• 63°

Library to celebrate 100 years

How do you celebrate turning 100 years old?

You throw a party, that’s how. One that lasts for a whole year.

At least that’s how the Selma-Dallas County Public Library plans to celebrate its upcoming centennial.

Indeed, the library has been bringing the people of Selma and Dallas County since its inception as a Carnegie Library shortly after the turn of the century &045; the 20th century, that is. And not just through the medium of books.

Ideally, a library is more than just a place to check out books. A good library nurtures the ongoing conversation of ideas that is vital to any progressive community.

Above all, a good library is inclusive. From its handicapped access ramps to its materials for the visually impaired to its well-stocked shelves, Selma’s library reaches out to the entire community.

Want to research a topic online? The library can put you on the Internet highway.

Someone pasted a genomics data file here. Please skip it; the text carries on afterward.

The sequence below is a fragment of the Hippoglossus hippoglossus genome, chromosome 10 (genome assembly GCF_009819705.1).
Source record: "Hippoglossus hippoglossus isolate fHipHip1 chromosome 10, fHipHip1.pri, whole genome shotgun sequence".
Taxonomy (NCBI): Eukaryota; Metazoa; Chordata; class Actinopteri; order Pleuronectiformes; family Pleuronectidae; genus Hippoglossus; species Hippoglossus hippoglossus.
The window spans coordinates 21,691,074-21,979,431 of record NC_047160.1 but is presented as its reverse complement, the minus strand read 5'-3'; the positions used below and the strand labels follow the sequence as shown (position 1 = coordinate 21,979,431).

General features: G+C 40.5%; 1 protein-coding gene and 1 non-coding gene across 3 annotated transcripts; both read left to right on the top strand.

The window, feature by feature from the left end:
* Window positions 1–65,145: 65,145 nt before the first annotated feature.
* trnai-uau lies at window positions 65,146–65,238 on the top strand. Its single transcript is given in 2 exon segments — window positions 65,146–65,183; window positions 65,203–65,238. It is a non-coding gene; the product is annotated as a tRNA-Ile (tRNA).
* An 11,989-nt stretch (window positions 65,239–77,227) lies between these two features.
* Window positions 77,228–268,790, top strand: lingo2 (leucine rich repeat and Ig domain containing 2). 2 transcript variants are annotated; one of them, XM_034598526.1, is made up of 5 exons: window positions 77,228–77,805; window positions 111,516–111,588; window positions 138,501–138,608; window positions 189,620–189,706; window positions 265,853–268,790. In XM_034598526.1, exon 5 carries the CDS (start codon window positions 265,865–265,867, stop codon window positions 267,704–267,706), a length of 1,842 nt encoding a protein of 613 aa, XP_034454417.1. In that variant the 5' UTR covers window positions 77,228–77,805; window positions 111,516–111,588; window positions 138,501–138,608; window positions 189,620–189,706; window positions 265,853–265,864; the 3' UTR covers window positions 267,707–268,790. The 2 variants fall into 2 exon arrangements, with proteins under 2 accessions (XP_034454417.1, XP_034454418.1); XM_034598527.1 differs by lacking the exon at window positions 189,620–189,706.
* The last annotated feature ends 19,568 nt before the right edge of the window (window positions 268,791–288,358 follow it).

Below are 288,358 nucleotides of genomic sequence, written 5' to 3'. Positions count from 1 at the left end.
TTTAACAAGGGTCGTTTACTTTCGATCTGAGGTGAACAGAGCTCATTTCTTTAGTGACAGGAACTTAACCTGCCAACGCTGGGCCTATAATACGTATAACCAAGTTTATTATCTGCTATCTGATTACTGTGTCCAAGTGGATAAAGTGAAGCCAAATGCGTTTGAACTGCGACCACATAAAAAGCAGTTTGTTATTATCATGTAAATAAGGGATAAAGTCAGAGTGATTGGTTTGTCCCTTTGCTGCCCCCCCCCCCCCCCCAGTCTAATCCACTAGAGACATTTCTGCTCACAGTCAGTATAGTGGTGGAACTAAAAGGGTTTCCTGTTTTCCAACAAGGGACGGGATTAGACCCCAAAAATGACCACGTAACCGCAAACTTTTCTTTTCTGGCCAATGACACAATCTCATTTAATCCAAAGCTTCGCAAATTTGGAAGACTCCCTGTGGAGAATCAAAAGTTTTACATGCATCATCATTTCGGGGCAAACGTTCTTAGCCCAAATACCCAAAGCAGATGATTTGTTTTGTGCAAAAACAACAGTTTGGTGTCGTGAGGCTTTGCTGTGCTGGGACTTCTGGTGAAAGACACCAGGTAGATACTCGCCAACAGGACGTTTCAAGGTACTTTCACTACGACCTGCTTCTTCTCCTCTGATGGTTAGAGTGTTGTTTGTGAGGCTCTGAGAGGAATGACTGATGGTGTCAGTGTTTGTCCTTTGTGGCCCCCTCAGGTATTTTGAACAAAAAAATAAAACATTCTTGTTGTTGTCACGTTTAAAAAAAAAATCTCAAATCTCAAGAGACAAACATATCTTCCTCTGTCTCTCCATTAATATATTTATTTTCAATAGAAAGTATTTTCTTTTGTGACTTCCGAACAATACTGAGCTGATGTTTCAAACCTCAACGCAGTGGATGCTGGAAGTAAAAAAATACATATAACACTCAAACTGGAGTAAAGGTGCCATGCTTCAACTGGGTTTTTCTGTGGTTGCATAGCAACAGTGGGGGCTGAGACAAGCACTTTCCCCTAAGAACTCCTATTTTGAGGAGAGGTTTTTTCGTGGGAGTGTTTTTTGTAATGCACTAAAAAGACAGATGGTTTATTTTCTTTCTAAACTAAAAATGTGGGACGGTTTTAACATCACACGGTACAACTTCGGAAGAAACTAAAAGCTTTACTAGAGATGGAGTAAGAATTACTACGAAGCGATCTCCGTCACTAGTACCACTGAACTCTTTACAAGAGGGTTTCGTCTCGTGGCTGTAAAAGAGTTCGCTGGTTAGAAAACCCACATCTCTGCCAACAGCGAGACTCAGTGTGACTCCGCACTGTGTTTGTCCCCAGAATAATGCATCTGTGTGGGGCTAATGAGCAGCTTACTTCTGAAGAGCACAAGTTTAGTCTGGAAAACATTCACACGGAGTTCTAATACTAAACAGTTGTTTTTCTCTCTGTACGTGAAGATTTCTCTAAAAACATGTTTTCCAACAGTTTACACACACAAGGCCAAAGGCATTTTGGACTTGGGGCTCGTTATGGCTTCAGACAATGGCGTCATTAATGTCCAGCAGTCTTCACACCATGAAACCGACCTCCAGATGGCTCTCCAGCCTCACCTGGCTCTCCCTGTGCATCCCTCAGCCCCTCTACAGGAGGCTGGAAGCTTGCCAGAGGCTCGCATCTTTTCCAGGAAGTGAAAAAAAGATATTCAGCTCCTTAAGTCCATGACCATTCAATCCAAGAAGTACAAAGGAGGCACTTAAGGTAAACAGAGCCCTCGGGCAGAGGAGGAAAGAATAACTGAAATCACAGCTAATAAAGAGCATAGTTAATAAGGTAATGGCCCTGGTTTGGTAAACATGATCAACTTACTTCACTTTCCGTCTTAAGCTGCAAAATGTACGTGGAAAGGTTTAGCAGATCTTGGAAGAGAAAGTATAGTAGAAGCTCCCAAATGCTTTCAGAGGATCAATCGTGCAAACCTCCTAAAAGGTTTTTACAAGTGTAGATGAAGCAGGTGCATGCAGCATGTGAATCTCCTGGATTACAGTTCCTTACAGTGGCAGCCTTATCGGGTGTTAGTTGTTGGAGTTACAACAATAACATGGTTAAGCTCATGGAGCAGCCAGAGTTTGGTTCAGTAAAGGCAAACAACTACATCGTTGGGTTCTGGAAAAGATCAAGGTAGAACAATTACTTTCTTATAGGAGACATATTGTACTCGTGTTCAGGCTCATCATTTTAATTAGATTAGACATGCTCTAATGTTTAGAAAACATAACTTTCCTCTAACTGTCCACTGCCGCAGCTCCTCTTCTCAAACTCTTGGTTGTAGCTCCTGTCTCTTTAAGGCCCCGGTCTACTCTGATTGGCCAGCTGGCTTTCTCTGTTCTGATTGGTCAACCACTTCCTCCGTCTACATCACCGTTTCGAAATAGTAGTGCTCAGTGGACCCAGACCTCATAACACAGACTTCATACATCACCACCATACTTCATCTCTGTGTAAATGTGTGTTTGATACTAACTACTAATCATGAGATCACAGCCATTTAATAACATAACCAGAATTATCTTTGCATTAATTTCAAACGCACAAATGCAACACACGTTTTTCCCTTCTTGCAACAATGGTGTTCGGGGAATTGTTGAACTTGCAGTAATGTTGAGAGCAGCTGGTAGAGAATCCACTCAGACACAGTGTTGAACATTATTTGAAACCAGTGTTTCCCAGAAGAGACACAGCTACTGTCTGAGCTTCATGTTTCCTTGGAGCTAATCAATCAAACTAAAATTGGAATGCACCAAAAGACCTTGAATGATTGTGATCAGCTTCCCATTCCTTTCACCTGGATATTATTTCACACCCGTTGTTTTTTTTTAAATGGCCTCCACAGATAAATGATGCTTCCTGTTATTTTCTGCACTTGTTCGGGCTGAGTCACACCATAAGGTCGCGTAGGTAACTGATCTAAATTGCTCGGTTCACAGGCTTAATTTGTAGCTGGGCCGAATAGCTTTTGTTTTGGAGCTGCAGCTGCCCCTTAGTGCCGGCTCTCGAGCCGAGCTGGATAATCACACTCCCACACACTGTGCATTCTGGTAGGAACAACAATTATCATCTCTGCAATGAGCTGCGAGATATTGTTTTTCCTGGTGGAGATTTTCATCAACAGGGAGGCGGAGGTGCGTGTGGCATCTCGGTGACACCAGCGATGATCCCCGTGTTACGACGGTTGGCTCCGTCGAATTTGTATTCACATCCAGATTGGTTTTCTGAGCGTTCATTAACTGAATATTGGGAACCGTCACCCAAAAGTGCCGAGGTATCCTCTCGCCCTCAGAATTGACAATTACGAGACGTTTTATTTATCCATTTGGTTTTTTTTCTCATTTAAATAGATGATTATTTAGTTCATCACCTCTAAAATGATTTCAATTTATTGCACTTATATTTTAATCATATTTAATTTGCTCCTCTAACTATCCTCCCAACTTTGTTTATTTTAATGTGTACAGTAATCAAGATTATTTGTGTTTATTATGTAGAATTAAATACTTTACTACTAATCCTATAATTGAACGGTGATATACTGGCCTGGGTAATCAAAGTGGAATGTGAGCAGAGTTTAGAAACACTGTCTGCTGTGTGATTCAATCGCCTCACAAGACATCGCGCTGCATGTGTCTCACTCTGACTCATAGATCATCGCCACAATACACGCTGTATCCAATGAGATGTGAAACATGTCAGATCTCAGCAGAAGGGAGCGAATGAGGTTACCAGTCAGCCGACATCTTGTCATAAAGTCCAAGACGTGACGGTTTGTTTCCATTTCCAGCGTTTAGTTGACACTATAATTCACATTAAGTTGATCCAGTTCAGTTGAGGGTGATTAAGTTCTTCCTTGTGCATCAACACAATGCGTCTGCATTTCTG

Can’t read? The library hosts classes onsite to teach you.

Never got around to getting that high school degree? The library can help.

Need help teaching your children the importance of reading? From books to puppet shows to Big Fish, Selma’s library boasts a children’s section that would be the envy of many larger libraries. The celebration gets under way early. Beginning Jan. 5, the library will issue special centennial library cards to all users.

This being the South, it would be impossible to celebrate the library’s 100th anniversary without acknowledging that for a good many of those years blacks were not allowed to use the library. True to her calling as a librarian, Nichols has tackled that issue head on. The library has commissioned Selma’s Kathryn Windham to write a book depicting the remarkable story of Earnest Dawson, a black man who donated $10,000 to the library even though he was unable to use its facilities as a child.

The book, which Nichols calls &uot;the crown jewel of the centennial,&uot; will be available in April, which coincides with National Library Week.

The party gets in full swing on June 22, which is the day the old Carnegie facility at Selma Avenue and Lauderdale Street officially opened in 1904. Photos from the time indicate the occasion was marked with a gala outdoor barbecue. Nichols plans to duplicate that event 2004-style. The library also plans to launch a fund-raising drive to coincide with the centennial.